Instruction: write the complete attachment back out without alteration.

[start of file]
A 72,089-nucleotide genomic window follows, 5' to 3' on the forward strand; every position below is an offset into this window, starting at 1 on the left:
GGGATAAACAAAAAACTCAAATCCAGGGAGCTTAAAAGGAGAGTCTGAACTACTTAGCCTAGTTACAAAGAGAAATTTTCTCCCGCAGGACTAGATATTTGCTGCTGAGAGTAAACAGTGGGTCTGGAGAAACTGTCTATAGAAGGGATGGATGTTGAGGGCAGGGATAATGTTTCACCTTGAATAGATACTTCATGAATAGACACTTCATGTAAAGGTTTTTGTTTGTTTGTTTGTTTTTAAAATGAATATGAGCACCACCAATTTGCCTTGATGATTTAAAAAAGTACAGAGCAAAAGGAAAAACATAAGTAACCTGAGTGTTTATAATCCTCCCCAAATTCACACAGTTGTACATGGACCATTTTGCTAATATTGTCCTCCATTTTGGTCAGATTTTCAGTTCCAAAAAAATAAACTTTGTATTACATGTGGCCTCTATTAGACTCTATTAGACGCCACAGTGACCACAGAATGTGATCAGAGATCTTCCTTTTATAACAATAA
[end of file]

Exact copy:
A 72,089-nucleotide genomic window follows, 5' to 3' on the forward strand; every position below is an offset into this window, starting at 1 on the left:
GGGATAAACAAAAAACTCAAATCCAGGGAGCTTAAAAGGAGAGTCTGAACTACTTAGCCTAGTTACAAAGAGAAATTTTCTCCCGCAGGACTAGATATTTGCTGCTGAGAGTAAACAGTGGGTCTGGAGAAACTGTCTATAGAAGGGATGGATGTTGAGGGCAGGGATAATGTTTCACCTTGAATAGATACTTCATGAATAGACACTTCATGTAAAGGTTTTTGTTTGTTTGTTTGTTTTTAAAATGAATATGAGCACCACCAATTTGCCTTGATGATTTAAAAAAGTACAGAGCAAAAGGAAAAACATAAGTAACCTGAGTGTTTATAATCCTCCCCAAATTCACACAGTTGTACATGGACCATTTTGCTAATATTGTCCTCCATTTTGGTCAGATTTTCAGTTCCAAAAAAATAAACTTTGTATTACATGTGGCCTCTATTAGACTCTATTAGACGCCACAGTGACCACAGAATGTGATCAGAGATCTTCCTTTTATAACAATAA